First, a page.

black adam: ‘Black Adam’ review: Dwayne Johnson is the only saving grace in an otherwise predictable DC superhero movie

Shortly after “Black Adam”, a tween looks up at Dwayne Johnson’s muscular carcass and asks for his help: “We could use a superhero right now.” Speak for yourself, kid.

Do we need another superhero with another convoluted origin story that stretches back thousands of years and fulfills a crazy fate? Do we really need another group of secondary level heroes to focus on confusion? We are almost 40 in the Marvel Cinematic Universe and a dozen in the DC Universe. You can almost smell the fumes now, can’t you?

“Black Adam” isn’t bad, it’s just predictable and color-by-numbers, stealing from other movies like an IP supervillain. But Johnson is a natural in the title role, blending power and humor and able to deliver those needed wooden lines. Why he hasn’t had a starring role in a DC or Marvel superhero movie so far is amazing – come on, he’s already transformed into a creepy superhero in street clothes.

Like Marvel’s “Eternals,” “Black Adam” comes off the blocks very slowly with the tangled history of our setting – Kahndaq, a fictional Middle Eastern kingdom in 2,600 BC that has wizards, a bloodthirsty king, a magic crown and Eternium, a rare metal ore with energy-manipulating properties (Hello, Vibranium from ‘Black Panther’).

Flash-forward to the present day, where Kahndaq is under the cruel rule of the organized crime syndicate Intergang and its citizens are ripe for rebellion. They think they may have a leader in Black Adam (here Teth Adam, when introduced), who is freed from his 5,000-year-old grave and is naturally grumpy. Is it a force for good or for evil? (Or for a new sub-franchise?) The answer is yes to all.

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Still, the other superheroes in DC’s pantheon aren’t sure about the new guy and send in what can only be described as plan B muscle from the remaining members of a counterfeit organization called the Justice Society of America.

There’s Doctor Fate (a Doctor Strange in a dollar store played by Pierce Brosnan, who somehow keeps his dignity), Atom Smasher (Noah Centineo, sweetly playing a giant dweeby and always hungry), Aldis Hodge as Onenote Hawkman and Quintessa Swindell as Cyclone, who can control – checks notes – the wind. They apparently left the superhero at home with the ability to open jars.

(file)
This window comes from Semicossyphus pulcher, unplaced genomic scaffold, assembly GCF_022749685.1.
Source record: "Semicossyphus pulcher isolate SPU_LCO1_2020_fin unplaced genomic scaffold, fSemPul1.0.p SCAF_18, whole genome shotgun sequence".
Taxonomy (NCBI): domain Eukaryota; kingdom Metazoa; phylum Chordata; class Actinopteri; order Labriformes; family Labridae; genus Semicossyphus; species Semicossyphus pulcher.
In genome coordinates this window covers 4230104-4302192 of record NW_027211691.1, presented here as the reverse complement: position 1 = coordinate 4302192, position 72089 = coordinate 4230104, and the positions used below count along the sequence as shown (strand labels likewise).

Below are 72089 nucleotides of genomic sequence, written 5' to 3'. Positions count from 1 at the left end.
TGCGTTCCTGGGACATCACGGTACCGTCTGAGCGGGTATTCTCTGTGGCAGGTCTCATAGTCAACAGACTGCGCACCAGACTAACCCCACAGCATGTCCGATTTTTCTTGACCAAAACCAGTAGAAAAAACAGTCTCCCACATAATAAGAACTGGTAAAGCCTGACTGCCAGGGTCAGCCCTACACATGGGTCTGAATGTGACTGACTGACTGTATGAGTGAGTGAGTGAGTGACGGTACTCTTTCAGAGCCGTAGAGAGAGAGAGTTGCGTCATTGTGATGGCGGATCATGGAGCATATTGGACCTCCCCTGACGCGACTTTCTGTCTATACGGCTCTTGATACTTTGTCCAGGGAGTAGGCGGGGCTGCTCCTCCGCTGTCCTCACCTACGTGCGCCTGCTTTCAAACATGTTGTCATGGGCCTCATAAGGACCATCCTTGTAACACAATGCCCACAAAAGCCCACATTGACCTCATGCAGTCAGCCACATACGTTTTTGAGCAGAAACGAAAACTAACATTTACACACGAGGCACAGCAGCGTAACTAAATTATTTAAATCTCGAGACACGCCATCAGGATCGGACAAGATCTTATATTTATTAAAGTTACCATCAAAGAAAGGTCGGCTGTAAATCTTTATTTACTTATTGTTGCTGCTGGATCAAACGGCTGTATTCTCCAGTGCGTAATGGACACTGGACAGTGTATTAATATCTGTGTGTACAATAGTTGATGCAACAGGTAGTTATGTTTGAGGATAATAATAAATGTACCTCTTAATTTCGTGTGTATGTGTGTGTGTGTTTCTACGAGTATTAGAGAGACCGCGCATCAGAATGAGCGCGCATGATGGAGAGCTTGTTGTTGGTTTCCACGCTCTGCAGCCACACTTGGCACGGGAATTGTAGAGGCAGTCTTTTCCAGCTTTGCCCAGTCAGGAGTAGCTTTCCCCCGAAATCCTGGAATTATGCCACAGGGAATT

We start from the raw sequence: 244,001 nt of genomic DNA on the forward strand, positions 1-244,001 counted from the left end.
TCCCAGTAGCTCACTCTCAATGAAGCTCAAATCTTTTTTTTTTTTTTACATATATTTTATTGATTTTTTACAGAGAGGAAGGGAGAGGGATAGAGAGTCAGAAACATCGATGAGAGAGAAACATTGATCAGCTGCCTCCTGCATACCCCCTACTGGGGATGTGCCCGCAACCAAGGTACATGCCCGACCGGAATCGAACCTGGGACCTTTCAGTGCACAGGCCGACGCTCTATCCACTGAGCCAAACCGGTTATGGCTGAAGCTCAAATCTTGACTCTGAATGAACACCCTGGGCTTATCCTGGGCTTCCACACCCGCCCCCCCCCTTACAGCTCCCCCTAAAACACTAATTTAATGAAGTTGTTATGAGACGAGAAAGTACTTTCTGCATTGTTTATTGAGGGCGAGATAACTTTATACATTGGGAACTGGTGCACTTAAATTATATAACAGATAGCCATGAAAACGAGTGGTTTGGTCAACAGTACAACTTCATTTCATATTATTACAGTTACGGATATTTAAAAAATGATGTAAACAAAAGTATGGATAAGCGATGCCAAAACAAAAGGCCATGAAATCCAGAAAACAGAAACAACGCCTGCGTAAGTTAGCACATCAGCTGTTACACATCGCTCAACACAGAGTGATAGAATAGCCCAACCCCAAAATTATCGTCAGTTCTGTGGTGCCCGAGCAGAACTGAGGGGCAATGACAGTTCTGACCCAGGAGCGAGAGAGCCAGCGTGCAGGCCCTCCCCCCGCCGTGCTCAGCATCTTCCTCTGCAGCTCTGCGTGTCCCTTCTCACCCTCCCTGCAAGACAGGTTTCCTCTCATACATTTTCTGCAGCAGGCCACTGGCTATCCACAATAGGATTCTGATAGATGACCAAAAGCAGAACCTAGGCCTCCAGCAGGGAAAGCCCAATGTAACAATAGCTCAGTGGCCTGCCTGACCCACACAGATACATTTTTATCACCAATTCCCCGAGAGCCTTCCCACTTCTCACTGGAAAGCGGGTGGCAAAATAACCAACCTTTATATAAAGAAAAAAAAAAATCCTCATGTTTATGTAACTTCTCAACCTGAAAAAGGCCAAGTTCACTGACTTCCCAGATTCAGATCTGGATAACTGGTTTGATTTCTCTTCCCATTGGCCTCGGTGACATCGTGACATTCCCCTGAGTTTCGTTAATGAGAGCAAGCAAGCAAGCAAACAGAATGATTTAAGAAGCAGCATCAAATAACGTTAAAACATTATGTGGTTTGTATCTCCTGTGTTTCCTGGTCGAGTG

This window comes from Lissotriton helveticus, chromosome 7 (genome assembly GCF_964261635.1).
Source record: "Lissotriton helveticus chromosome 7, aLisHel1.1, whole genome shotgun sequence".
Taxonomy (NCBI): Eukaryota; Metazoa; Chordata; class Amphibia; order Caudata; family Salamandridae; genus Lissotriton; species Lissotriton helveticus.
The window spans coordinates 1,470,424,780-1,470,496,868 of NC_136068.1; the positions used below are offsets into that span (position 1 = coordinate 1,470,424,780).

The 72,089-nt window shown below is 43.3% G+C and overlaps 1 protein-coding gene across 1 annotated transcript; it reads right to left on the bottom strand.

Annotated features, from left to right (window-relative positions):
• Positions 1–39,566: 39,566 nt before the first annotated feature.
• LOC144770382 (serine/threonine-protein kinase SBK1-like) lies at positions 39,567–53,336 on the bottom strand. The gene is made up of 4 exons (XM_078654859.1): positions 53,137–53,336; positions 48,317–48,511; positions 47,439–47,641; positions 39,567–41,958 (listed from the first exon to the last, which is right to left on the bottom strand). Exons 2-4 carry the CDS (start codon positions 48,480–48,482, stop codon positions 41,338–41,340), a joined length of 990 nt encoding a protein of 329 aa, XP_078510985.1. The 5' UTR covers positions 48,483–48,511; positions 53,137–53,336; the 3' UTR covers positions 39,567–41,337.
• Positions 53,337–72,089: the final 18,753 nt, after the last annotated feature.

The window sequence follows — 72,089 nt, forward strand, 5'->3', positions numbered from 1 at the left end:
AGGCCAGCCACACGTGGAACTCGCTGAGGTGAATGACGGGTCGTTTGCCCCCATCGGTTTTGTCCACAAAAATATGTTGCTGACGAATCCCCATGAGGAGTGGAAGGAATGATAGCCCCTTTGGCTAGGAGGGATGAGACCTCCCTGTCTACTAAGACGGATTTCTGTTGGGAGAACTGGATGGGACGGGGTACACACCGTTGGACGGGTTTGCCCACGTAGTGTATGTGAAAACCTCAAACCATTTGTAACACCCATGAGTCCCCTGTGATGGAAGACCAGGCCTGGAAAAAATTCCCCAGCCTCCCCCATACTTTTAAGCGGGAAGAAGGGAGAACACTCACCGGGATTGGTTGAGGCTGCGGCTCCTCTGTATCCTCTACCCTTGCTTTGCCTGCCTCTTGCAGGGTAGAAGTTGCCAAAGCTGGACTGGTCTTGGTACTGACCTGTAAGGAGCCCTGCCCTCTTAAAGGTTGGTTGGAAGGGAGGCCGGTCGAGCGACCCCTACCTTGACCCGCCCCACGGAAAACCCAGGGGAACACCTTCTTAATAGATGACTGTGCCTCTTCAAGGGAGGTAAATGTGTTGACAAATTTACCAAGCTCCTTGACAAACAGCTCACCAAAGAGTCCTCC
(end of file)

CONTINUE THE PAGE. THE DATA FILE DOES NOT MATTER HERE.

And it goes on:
Black Adam is more than a match for all combined. He can fly, move as fast as The Flash, catch rockets, deflect bullets, and harness his own bluish electricity. Most of the time it does this weirdly passive thing of just floating around. “I don’t kneel in front of anyone” he intones, which could explain it.

Director Jaume Collet-Serra and the design team do a great job across the board but are let down by a boozy derivative script by Adam Sztykiel, Rory Haines and Sohrab Noshirvani that jumps from one violent scene to the next. like a video game in order to paper on a plot both undercooked and overcooked. At one point, with audiences exhausted from all the carnage, they feature skeletons rising like a legion from hell, just what we wanted.

They include plenty of pockets of humor that DC hasn’t always done well – a bit recurring with “Baby Come Back” and teaching Black Adam satire is fun; a Clint Eastwood gag fails – and there may have been three natural endings that piled up before the final, manipulative one. (“It can only end one way,” the script says. Don’t believe it.)

Amidst the banging superheroes are two humans – a rebel leader and his skateboarding and comic book-loving pre-teen son, played superbly by Sarah Shahi and Bodhi Sabongui, respectively. Comedian Mohammed Amer is an indispensable flash of brilliant humor.

Most intriguing – and the most fruitful angle to lean into – is the notion of the hero itself. Members of the Justice Society are shocked to find that they are not seen as heroic by the people of Kahndaq, who have lived 27 years under oppression. Black Adam came to help, even if he is a little more violent. Residents wonder where the guys with all the superpowers were for nearly three decades as they suffered – a nice dig in western nations.

“There are only heroes and villains. Heroes don’t kill people,” says a confused Hawkman. Black Adam responds, “Well, I do.” It’s Shahiby’s character who notes that it’s easy to call someone a hero when you’re the one drawing the line.

Sadly enough is the number of – ahem – callbacks to other films – ‘Tomb Raider’, ‘Back to the Future’ and plenty of ‘Star Wars’ (even, unforgivable, the phrase “You are our only hope”.) It’s a sometimes self-aware movie, like when the kid urges Black Adam to come up with a hook that will sell lunch boxes.

He does, but it doesn’t make much sense: “Tell them, ‘The man in black sent you.'” Wait, was he sent by someone else? Do they mean Johnny Cash? In fact, that may be a clue. What the filmmakers probably had in mind was money – selling those lunch boxes.

“Black Adam”, a Warner Bros. release. Pictures, which hits theaters on Friday, is rated PG-13 for sequences of strong violence, intense action and language. Duration: 124 minutes. Two and a half out of four stars.

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